Hotels are asked to cover their windows, all shops are closed, all! No light or candle will be lit in any Balinese home, no cars on the road, no motorbikes, no people. It’s indeed a special experience, not only for the Balinese but also for all the visitors and tourists that are on Bali during Nyepi Day. If you are in Bali during Nyepi make sure you do not plan any traveling or outside activities.
Good to Know about Nyepi
Nyepi is the most important and sacred Hindu holiday on Bali and is a general public holiday in the rest of Indonesia.
The famous ogoh-ogoh parades, where Balinese men (and boys) carry scary creatures of respectable sizes through the streets accompanied by noise and gamelan music is happening on “Nyepi Eve”, the evening of the second day after New Year.
Tourists and visitors are welcome to watch the parades, take pictures and witness this unique spectacle. Some of these ogoh-ogohs are actually burnt after the parade.
On the actual day of Nyepi (3rd day of the 6-day festival) the entire Island is “closed”. The roads are off limit to all types of motorised vehicles and people on foot! The airport is closed. All grocery, clothes and other types of shops are closed. For tourists and Balinese. Restaurants are closed. The Beach is prohibited. Basically anything other then being indoors is restricted. While indoors the inhabitants must ensure that all audio devices are turned down to a minimum volume. As the day draws to an end and the sun sets, the curtains need to be drawn shut, with minimum light being used in ones living quarter. If an airplane was to fly over Bali, the Island would not be seen. To ensure that all the rules are obeyed local watchmen known as Pecalang (Nyepi Police) are deployed all over the Island.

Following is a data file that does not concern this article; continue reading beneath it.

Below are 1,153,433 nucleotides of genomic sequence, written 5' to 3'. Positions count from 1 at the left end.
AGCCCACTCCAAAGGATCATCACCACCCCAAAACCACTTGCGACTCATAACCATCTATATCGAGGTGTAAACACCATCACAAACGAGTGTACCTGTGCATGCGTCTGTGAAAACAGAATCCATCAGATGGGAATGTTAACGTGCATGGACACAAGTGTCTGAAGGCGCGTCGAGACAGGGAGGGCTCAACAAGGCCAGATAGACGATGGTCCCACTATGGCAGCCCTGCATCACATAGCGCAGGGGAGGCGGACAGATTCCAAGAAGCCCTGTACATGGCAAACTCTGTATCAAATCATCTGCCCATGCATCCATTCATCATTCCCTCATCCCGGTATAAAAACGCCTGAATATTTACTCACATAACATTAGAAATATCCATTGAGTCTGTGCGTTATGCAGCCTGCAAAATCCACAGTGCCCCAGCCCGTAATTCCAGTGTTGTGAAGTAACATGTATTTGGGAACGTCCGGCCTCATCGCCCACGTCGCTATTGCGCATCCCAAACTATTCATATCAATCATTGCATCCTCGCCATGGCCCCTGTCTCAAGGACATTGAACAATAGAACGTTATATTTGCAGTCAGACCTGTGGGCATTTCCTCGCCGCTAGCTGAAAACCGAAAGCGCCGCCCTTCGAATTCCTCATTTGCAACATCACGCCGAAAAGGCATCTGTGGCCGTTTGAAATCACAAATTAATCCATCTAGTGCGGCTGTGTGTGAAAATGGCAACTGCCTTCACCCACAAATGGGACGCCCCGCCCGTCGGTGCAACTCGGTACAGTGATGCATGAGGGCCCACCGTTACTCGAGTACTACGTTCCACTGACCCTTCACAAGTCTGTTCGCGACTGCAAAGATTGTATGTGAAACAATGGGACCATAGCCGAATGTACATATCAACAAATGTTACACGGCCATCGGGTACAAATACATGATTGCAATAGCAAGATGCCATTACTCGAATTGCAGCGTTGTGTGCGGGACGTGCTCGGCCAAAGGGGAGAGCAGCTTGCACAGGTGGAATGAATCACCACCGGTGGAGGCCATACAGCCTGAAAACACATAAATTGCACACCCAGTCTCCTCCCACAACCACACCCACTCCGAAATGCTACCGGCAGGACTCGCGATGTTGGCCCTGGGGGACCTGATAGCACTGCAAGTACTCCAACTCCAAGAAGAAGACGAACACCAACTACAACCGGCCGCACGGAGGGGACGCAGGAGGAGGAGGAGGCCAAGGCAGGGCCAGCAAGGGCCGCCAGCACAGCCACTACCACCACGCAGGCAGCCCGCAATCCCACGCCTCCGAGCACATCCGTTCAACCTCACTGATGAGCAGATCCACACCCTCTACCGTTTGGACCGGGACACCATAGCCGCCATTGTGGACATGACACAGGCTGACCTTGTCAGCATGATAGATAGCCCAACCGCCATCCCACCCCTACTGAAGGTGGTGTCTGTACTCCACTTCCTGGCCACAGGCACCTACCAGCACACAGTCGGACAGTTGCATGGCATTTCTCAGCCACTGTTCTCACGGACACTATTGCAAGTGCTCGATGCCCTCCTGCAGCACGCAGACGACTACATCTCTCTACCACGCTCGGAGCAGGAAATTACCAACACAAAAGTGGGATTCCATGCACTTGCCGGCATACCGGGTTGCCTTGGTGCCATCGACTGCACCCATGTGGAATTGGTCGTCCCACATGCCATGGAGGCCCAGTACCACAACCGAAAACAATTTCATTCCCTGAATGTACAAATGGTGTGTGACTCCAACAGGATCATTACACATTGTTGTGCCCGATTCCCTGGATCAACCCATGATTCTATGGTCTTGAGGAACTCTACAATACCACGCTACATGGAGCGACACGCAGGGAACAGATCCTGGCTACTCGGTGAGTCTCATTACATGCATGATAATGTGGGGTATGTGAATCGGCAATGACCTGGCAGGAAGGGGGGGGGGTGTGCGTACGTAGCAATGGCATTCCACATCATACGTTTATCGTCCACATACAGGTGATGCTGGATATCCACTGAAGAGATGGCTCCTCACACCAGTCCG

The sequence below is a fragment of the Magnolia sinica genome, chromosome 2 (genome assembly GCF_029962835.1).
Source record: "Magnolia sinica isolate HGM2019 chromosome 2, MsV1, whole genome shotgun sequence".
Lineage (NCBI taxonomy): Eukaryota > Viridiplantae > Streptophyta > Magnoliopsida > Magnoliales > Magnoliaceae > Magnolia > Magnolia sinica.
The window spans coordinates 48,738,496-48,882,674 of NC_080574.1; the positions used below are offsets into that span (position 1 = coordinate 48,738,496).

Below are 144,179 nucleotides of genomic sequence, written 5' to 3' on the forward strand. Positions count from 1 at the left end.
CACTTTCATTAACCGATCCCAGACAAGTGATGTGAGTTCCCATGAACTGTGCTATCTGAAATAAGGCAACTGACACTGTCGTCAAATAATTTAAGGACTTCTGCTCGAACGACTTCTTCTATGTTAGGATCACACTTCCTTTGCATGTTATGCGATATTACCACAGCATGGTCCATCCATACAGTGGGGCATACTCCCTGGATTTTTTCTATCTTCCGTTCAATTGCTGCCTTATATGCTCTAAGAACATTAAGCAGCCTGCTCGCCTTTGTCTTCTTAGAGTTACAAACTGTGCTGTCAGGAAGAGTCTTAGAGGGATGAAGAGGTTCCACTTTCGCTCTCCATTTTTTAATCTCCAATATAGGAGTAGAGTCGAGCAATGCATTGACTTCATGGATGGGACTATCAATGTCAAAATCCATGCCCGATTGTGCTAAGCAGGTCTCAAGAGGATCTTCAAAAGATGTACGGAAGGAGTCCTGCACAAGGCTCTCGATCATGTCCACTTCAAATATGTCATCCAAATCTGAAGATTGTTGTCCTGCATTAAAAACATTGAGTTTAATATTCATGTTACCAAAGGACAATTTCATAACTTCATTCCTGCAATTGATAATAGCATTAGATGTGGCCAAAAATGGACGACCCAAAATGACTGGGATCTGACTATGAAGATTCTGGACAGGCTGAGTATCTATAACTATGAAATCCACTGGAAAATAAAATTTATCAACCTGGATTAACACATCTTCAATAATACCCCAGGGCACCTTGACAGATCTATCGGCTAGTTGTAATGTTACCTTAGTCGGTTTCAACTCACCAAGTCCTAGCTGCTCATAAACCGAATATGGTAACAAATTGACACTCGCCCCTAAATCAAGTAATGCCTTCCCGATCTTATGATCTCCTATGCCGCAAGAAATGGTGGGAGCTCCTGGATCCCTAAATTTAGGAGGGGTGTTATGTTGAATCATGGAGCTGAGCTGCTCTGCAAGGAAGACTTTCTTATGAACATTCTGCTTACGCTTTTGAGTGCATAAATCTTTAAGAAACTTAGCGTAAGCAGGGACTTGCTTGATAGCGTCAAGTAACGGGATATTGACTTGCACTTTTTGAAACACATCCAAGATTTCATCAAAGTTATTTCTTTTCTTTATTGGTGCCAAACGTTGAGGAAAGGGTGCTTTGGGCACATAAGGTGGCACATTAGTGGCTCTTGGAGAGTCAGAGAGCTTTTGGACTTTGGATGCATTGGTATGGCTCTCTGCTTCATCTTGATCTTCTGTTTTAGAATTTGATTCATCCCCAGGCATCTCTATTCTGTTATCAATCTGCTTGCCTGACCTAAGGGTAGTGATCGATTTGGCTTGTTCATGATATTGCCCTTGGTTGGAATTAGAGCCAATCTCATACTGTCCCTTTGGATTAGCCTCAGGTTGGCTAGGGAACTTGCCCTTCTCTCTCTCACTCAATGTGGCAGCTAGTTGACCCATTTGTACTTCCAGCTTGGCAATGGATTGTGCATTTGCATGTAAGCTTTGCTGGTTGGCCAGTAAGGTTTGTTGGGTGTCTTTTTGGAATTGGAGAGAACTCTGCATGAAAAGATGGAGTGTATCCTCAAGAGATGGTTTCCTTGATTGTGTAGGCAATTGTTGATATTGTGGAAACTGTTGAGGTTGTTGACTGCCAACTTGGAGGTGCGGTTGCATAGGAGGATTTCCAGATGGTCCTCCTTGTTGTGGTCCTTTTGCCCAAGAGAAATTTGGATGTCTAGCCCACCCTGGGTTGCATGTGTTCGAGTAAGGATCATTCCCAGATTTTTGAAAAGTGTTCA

The evening before Nyepi day Balinese carry large Ogoh Ogoh through Bali’s streets. Already young kids follow the example of their fathers. The statues are up to 25feet tall and can be very heavy. With the help of a bamboo grid a large group of men carry the ogoh ogoh followed by Balinese gamelan musicians
The first is The Melasti (Melis or Mekiis) Ritual which is dedicated to Sanghyang Widhi Wasa and performed 3–4 days beforehand to acquire sacred water from the sea. The ritual is performed in Pura (Balinese temple) near the sea (Pura Segara) and meant to purify sacred objects such as Arca, Pratima, and Pralingga belonging to several temples. Similar rituals are performed at the Balekambang Beach on the southern coast of Malang, East Java, it is the ritual of Jalani Dhipuja.
Nyepi – Day of Silence
The third are the Nyepi Rituals. Nyepi Day!
This day is strictly reserved for self-reflection anything that might interfere with that purpose is strictly prohibited. The inner and outer world is expected to be clean and everything starts anew, with Man showing his symbolic control over himself and the “force” of the World, hence the mandatory religious control. Nyepi expects a day of absolute silence, based on the four precepts of Catur Brata:
Amati Geni: No fire or light, including no electricity. Prohibition of satisfying pleasurable human appetites.
Amati Karya: No form of physcial working other then that which is dedicated to spiritual cleansing and renewal.
Amati Lelunganan: No movement or traveling.
Amati Lelanguan: Fasting and no revelry/self-entertainment or general merrymaking.
When is Nyepi in Bali?
|2018||Saturday, 17th March||1940|
|2019||Wednesday, 6th March||1941|
|2020||Wednesday, 23rd March||1942|
|2021||Sunday, 14th March||1943|
|2022||Saturday, 3rd March||1944|
|2023||Wednesday, 22 March||1945|
|2024||Monday, 11th March||1946|
|2025||Saturday, 29th March||1947|
|2026||Thursday, 19th March||1948|
|2027||Monday, 08th March||1949|
|2028||Sunday, 26th March||1950|
|2029||Thursday, 15th March||1951|
|2030||Tuesday, 5th March||1952|